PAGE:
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What is a Pour Over Will?



At Surasky Law Firm, many of our clients are surprised at the estate planning options available to them. One is a pour over will, which combines elements of a trust along with a traditional last will and testament. We use this article to explain the pour over will in greater detail as it might be just what you need to protect your assets and your loved ones after death. Call our Aiken, SC wills and probate lawyer if you have follow-up questions.


How a Pour Over Will Works

A pour-over will has two parts: a living trust and a will. Many people create a living trust (also called an inter vivos trust) to hold property while they are alive.

A trust has three parties:


· The grantor: this person creates the trust and transfers their assets into it.

· The trustee: this person manages the trust assets.

· Beneficiaries: these people can use the assets or benefit them.


With a living trust, our client serves all three roles while alive. They can manage and use the trust assets. However, they can also name a successor trustee to take over when they die, and they can lay out in detail who should inherit the trust assets when they are gone. In this way, a trust serves a similar function as a will.


Few people put everything they own into a living trust. Instead, they may transfer some assets but keep others in their own name. Their goal, however, is for all assets to pass through the trust at death, which is why they create a pour over will. This type of will automatically transfer their non-trust assets into the trust at death. These assets are then distributed according to the trust.


What is a Pour Over Will?

Here is a simplified example. Imagine that Paul owns a house, a car, a dog, and $10,000 in the bank. He creates a living trust and transfers ownership of the car to the trust while alive. However, he keeps the house, dog, and money in his own name.


Paul discusses with his attorney who he wants to inherit his property when he dies. He would like the house and car to go to his sister, while his two sons should split the money in the bank. He wants to leave the dog to a friend.


If Paul died without a pour-over will, then his sister would get the car because it was already in the trust when he died. But the other assets are not. And there isn’t a way for him to transfer these assets to the trust now that he has passed.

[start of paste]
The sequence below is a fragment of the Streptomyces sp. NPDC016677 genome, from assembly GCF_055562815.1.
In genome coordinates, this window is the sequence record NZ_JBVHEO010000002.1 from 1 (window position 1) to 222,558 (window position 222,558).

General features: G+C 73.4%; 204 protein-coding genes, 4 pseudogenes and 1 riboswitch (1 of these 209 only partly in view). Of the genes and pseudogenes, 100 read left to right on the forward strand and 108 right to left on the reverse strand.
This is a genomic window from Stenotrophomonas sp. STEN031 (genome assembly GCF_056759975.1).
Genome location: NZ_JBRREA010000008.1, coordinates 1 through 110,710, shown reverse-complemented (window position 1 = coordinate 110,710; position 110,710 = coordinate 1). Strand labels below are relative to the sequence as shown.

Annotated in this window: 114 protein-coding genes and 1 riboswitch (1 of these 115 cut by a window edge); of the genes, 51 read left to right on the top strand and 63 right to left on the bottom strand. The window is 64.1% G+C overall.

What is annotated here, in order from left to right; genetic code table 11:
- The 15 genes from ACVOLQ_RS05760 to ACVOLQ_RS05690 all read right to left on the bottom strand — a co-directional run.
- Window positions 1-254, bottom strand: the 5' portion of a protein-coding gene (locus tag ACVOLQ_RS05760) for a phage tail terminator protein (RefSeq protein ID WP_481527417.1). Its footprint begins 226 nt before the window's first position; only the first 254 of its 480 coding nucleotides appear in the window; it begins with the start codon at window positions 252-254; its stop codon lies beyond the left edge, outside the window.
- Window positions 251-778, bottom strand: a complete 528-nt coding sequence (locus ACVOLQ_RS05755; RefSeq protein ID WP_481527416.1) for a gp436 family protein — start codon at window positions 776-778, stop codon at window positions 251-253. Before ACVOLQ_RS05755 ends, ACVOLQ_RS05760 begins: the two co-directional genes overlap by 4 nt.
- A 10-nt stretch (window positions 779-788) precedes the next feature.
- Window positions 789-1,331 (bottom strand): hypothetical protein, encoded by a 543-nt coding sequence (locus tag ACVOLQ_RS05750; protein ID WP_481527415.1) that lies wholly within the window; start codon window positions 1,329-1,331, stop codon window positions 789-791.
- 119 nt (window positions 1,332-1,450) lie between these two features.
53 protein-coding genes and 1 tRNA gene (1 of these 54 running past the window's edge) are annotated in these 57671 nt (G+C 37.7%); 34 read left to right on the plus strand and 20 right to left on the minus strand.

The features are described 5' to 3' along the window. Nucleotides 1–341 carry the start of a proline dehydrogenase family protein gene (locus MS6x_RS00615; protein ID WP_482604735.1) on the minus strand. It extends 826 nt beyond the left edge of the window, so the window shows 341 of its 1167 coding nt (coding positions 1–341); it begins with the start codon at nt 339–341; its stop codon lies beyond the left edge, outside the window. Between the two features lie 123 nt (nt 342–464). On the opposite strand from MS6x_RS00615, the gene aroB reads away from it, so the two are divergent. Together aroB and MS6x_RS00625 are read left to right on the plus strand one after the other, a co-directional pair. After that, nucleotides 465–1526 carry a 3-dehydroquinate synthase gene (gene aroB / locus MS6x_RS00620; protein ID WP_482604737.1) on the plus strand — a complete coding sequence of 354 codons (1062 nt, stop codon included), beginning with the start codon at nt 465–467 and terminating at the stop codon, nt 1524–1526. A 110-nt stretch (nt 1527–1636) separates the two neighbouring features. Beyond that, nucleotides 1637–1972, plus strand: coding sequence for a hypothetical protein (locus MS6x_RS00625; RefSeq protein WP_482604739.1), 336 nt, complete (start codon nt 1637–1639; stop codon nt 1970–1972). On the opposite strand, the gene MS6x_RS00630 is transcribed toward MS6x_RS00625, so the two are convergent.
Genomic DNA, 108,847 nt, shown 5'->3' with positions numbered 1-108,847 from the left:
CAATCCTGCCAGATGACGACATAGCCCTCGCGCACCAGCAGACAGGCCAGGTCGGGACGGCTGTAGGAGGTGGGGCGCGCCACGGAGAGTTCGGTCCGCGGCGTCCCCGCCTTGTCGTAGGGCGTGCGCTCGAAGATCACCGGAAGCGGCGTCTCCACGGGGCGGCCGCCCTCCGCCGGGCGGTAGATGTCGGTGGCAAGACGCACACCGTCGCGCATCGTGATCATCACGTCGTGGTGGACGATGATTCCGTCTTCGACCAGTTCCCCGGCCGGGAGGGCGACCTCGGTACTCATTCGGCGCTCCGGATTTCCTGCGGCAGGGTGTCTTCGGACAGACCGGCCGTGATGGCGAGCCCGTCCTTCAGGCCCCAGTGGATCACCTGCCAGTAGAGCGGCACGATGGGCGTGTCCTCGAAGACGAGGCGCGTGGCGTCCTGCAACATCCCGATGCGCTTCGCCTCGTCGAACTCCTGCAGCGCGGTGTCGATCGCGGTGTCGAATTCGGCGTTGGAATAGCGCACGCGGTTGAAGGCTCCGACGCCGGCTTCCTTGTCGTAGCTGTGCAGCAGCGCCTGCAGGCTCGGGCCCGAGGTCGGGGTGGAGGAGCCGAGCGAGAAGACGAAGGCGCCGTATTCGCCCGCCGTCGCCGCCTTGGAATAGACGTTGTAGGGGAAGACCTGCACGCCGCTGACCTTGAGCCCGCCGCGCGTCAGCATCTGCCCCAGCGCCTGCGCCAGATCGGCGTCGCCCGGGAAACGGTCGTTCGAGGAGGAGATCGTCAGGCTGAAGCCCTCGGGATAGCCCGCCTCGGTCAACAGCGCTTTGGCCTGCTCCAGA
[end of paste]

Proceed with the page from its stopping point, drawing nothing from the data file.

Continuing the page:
As heirs, his sons would probably inherit the house, cash, and dog under the rules of intestate succession. Paul can avoid this from happening by creating a pour over will. The will instructs that all assets he owns at death should be transferred to the trust.


Why Would You Create a Pour Over Will?

A pour-over will provides protection to people who want to use a trust to transfer assets after death. For one thing, you might forget to transfer the asset to your trust. There is a risk that, without a will, these non-trust assets will pass by intestate succession. Creating a pour over will guarantees your assets get distributed according to the trust based on your wishes.


Some people also obtain assets or cash after creating their trust. They don’t want the hassle of constantly needing to retitle assets into the name of the trust. A pour over will essentially transfer everything at death.


Pour over wills also simplify the estate planning process. With a traditional will, you need to identify a beneficiary for every piece of property. With the pour over will, you direct all assets to go to your trust, which are then distributed according to the terms of the trust.


Using Revocable or Irrevocable Trusts

Most of our clients use a living trust, also called a revocable trust, as part of their estate plan. This is a simple trust that you can control while you are living. That means you can move assets in and out as you please. Your pour-over will then pour any remaining assets into the trust at death.


However, some estates might want to use an irrevocable trust. There are tax advantages, which could be considerable, depending on the size of the estate. However, the grantor loses control of the assets in the irrevocable trust, which can’t be unwound later (that’s why it is “irrevocable”).


You can use a pour-over will with either a revocable or irrevocable trust, depending on your estate planning goals. Speak with an estate planning attorney to decide which trust you need.


Is a Pour Over Will Right for You?

It depends on your goals. There is no reason to use a pour over will unless you want to create a trust. There are many advantages to trusts, including increased privacy and the speed with which the trustee can distribute assets. Because trusts do not pass through probate, you can reap these advantages for your heirs and beneficiaries.


Pour over wills help simplify the estate planning process. As mentioned above, there is a risk that some assets you own won’t be in the trust when you die. That means they will get distributed inside probate and could go to people you want to avoid having them.


Of course, the assets poured from your estate into the trust might still need to go through probate. The probate process can take 9 months or more. They will gain faster access to those assets already in the trust before you die.


Call Surasky Law Today to Discuss Pour Over Wills

Pour over wills provide peace of mind to our clients but they are just some of the estate planning tools you need. But they have a critical role to play, ensuring that the right people inherit from you. Please call our firm today to speak with our lawyer.


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